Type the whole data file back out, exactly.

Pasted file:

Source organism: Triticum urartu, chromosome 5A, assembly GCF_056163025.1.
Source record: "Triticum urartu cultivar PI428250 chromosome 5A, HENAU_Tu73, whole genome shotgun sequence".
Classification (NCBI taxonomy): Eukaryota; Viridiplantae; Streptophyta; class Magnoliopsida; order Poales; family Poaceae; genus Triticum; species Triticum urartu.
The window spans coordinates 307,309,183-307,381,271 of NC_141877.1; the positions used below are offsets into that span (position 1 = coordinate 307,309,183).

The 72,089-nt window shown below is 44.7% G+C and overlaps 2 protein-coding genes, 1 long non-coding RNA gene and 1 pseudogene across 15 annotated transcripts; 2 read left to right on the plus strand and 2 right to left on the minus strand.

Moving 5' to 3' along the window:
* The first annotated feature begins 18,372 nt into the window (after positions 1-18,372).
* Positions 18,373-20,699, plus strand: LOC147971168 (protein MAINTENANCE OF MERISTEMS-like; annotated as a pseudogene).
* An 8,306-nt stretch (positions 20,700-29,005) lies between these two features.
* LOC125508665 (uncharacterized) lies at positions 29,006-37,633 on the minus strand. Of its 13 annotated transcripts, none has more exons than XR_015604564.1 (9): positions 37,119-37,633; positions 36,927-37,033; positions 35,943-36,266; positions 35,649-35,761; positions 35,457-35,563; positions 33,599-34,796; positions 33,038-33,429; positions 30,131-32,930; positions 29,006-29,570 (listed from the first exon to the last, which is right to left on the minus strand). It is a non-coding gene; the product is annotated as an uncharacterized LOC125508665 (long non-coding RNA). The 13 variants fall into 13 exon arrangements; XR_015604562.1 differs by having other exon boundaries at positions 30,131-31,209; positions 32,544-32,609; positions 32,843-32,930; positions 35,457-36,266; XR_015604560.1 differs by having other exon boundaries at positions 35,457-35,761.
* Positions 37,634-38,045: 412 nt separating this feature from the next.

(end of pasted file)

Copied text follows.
Source organism: Triticum urartu, chromosome 5A, assembly GCF_056163025.1.
Source record: "Triticum urartu cultivar PI428250 chromosome 5A, HENAU_Tu73, whole genome shotgun sequence".
Classification (NCBI taxonomy): Eukaryota; Viridiplantae; Streptophyta; class Magnoliopsida; order Poales; family Poaceae; genus Triticum; species Triticum urartu.
The window spans coordinates 307,309,183-307,381,271 of NC_141877.1; the positions used below are offsets into that span (position 1 = coordinate 307,309,183).

The 72,089-nt window shown below is 44.7% G+C and overlaps 2 protein-coding genes, 1 long non-coding RNA gene and 1 pseudogene across 15 annotated transcripts; 2 read left to right on the plus strand and 2 right to left on the minus strand.

Moving 5' to 3' along the window:
* The first annotated feature begins 18,372 nt into the window (after positions 1-18,372).
* Positions 18,373-20,699, plus strand: LOC147971168 (protein MAINTENANCE OF MERISTEMS-like; annotated as a pseudogene).
* An 8,306-nt stretch (positions 20,700-29,005) lies between these two features.
* LOC125508665 (uncharacterized) lies at positions 29,006-37,633 on the minus strand. Of its 13 annotated transcripts, none has more exons than XR_015604564.1 (9): positions 37,119-37,633; positions 36,927-37,033; positions 35,943-36,266; positions 35,649-35,761; positions 35,457-35,563; positions 33,599-34,796; positions 33,038-33,429; positions 30,131-32,930; positions 29,006-29,570 (listed from the first exon to the last, which is right to left on the minus strand). It is a non-coding gene; the product is annotated as an uncharacterized LOC125508665 (long non-coding RNA). The 13 variants fall into 13 exon arrangements; XR_015604562.1 differs by having other exon boundaries at positions 30,131-31,209; positions 32,544-32,609; positions 32,843-32,930; positions 35,457-36,266; XR_015604560.1 differs by having other exon boundaries at positions 35,457-35,761.
* Positions 37,634-38,045: 412 nt separating this feature from the next.